Administration lawyers to defend San Diego cross as war memorial
WASHINGTON — Obama administration lawyers have told the Supreme Court they will strongly defend the 29-foot-tall cross atop Mount Soledad in San Diego as a memorial to the nation’s war veterans and not an unconstitutional promotion of Christianity by the government.
But they also said the 9th Circuit court in San Francisco should be given “additional time for reflection” to correct its mistake and uphold the constitutionality of the cross.
The administration’s position, sent to the court this week, means the high court will likely have to decide the fate of the San Diego cross, but not this year.
The cross atop Mount Soledad was erected in 1954, but it has been under legal attack since 1989. A decade ago, Congress tried to resolve the matter by taking possession of the land and declaring it a national memorial to honor veterans.
But several veterans, including the Jewish War Veterans of the United States, sued, contending the Christian cross was a religious symbol.
The 9th Circuit agreed, and last year U.S. District Judge Larry Burns ruled the cross must come down. But he also put his ruling on hold while the government appeals.
Recently, several groups urged the Supreme Court to allow them to skip the 9th Circuit appeal. The high court has rejected similar requests in the past to intervene in the matter.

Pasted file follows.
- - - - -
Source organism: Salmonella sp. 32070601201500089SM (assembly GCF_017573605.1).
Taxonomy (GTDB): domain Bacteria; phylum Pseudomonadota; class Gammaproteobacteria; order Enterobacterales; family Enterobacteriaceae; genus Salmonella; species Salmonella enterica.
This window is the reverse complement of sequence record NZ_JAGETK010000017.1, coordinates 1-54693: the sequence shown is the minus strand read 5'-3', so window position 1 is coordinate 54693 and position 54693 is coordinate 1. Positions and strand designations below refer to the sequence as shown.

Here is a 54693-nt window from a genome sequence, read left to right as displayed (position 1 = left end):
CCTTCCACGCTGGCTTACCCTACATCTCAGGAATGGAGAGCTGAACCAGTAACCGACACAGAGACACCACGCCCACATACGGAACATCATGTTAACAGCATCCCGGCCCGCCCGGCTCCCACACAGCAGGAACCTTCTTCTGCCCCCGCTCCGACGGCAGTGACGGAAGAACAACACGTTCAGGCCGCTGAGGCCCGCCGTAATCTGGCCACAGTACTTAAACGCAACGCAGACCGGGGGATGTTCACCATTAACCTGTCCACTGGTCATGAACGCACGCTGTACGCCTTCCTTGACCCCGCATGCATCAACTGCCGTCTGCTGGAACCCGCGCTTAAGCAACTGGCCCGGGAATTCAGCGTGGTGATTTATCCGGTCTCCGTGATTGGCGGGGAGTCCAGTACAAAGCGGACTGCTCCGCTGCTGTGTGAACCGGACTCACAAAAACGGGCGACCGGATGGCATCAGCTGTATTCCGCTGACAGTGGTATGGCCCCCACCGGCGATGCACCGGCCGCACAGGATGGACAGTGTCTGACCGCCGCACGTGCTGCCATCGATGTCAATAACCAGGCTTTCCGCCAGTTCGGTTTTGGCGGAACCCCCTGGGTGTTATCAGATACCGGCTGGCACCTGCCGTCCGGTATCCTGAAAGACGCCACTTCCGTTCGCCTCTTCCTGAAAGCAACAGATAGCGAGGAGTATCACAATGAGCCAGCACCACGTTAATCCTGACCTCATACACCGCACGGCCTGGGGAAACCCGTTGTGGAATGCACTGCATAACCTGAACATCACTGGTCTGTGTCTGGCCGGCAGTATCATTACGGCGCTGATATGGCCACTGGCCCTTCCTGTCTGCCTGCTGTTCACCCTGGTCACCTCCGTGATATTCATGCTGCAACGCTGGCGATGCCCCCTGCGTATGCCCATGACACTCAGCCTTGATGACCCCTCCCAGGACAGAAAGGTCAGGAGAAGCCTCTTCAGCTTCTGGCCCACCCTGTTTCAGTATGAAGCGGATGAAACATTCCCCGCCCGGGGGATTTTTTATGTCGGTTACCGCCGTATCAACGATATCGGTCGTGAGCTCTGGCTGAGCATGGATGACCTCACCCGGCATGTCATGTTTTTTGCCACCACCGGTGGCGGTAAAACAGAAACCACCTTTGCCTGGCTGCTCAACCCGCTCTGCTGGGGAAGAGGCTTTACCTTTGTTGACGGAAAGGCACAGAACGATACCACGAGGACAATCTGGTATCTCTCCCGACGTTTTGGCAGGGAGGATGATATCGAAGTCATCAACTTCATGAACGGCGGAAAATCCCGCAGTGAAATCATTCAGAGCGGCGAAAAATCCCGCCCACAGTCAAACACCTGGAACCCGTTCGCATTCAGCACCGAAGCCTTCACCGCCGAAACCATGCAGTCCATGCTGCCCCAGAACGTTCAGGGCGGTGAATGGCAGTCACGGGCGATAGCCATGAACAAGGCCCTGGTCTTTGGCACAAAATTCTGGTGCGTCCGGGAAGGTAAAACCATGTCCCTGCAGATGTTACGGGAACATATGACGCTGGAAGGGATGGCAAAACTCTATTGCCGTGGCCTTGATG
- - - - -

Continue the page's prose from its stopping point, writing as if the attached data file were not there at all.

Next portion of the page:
U.S. Solicitor General Donald Verrilli Jr. advised against this procedural shortcut, noting there is no great urgency because the judge put his ruling on hold.
But he added the 9th Circuit’s earlier ruling was “wrong” and needs to be overturned, either by the appeals court or by the Supreme Court.
“The United States remains fully committed to preserving the Mount Soledad cross as an appropriate memorial to our nation’s veterans,” he said.
The court is expected this spring to decide an important religion case testing whether city councils may open their meetings with mostly Christian prayers. A U.S. appeals court ruled the city of Greece, N.Y., violated the ban on an “establishment” of religion by regularly inviting Christian clerics to deliver opening prayers.
Verrilli filed a brief that urged the court to reverse that ruling and uphold the city’s policy.